The Institute for Healthcare Improvement (IHI) South Dakota chapter’s mission is “To bring together multiple healthcare disciplines and teaching institutions for learning and collaboration on patient safety and quality improvement. We seek to do this through the common platform of the IHI Open School and by building teamwork among us as South Dakota learners. All of this is for the patient’s best interest, which is healthcare’s reason for being. We therefore seek to foster patient-centered environments through learning approaches that address the complexity inherent in healthcare delivery systems, into which the patient enters. To these ends we seek to help equip students from all disciplines and at any stage of learning, with the tools necessary to become leaders in patient safety and quality improvement.”
Students recognize the need to work as a cohesive team. When members of our IHI Open School chapter were asked what they think most needs to be improved in healthcare settings today, the themes of teamwork, communication, and patient-centeredness were far and away the most mentioned. One of our Physician Assistant students said, “Ensuring that the patient and family are WELL informed and understand the situation. COMMUNICATION between disciplines. No one is ever on the same page. E.g. order CT with contrast on patient with renal disease… causes lots of delays to determine if risk outweighs benefit.”  An occupational therapy student said, “Professionalism both with interactions between workers, patients, and co-workers; true empathy or care for the patient at all times.” Maureen Bisognano, President and CEO of the Institute for Healthcare Improvement, has spoken widely about the impact of these types of stories on the care we provide patients.
Recognizing the power of story and perspective, we would like to introduce the inaugural blog of the IHI Open School, South Dakota Chapter!  The blog, “Unum Vox,” (Latin for “One Voice”), serves as a new way to share our experiences, learn from each other, and most importantly, speak with one voice for the patient.  Unum Vox” will feature the writings of South Dakota health care students, professionals and faculty on topics related to the South Dakota chapter’s theme “Together One Voice For The Patient.” Potential areas include patient safety, performance improvement, leadership, professionalism, communication, teamwork, systems thinking, human factors, reliable design and just culture. It is hoped that these subjects will be explored through stories of real patients and their caregivers, allowing all who read it to continually improve their own ability to seek out the patient’s best interest. This blog will be updated monthly and every South Dakota health care professional student, who is also a member of IHI, has the opportunity to contribute. We are delighted that Laura Danielson has both taken on the leadership for editorial review of Unum Vox…and has written the first Unum Vox blog with a compelling account of events in her personal journey as a learner and as a family member.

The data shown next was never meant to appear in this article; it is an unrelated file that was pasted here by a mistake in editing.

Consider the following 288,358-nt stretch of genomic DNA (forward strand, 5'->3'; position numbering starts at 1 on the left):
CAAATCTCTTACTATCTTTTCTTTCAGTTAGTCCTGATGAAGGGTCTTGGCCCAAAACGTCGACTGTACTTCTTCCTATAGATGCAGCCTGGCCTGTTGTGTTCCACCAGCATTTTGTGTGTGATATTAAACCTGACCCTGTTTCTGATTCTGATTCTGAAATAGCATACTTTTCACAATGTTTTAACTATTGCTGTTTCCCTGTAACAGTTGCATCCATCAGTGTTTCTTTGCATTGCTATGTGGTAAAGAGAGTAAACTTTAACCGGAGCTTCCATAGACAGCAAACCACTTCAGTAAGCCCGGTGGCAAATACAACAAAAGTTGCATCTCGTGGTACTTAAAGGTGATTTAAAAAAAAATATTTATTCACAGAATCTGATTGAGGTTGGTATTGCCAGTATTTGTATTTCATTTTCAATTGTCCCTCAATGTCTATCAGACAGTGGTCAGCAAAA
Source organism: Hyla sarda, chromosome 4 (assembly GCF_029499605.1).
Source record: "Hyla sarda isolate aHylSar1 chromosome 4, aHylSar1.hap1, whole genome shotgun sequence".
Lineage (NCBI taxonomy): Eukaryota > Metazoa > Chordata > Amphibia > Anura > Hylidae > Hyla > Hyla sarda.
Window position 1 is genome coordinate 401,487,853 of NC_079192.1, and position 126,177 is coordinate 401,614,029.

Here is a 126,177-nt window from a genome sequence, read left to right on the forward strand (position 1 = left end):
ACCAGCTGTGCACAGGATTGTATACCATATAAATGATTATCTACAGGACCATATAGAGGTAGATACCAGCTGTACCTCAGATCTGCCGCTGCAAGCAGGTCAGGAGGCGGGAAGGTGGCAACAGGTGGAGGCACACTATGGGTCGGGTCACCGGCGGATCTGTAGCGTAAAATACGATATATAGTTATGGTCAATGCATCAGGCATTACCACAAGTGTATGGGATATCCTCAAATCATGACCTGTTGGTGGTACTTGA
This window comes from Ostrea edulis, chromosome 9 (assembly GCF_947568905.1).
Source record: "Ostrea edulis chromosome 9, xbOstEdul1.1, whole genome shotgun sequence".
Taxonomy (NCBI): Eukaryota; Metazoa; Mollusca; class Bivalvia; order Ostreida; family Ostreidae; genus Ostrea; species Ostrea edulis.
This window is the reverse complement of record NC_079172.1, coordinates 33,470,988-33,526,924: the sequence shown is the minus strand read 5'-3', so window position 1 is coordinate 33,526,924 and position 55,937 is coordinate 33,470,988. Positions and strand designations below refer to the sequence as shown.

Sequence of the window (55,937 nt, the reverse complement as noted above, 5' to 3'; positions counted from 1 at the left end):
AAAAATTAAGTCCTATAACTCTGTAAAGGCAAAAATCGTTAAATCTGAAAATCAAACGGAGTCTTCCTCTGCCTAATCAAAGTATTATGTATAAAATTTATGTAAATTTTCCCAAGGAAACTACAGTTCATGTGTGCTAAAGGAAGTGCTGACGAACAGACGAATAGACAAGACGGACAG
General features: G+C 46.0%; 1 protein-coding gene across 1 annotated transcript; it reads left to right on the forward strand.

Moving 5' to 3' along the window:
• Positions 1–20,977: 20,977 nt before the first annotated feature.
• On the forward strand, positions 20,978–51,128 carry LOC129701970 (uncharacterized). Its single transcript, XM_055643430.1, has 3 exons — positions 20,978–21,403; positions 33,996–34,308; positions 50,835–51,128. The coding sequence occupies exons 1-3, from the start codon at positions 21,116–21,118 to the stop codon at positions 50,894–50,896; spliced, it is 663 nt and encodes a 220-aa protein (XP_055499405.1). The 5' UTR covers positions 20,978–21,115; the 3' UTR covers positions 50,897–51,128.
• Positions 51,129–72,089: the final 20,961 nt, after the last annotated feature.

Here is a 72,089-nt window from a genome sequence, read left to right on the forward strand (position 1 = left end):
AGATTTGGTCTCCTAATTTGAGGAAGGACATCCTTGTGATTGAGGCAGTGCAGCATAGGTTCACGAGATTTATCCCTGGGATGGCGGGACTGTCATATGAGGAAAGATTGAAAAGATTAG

Blog posts may be a maximum of 1,000 words and must relate to the chapter’s theme “Together One Voice For The Patient”. Ideas can be drawn from clinical, classroom, personal experiences, opinion, responses to articles and more. Upon submission, several editors will evaluate blogs and the chosen blog author will be notified. Individuals who are chosen will be identified on the website. To submit a blog post, email Laura at  We encourage you to write for this blog!  With the diverse experiences that members of our chapter have had, we can truly learn from each other to improve care, and speak as “one voice.” 

Ryan Miller is the founder and chapter president of the South Dakota Chapter of IHI Open School and is a second year medical student at the Sanford USD School of Medicine.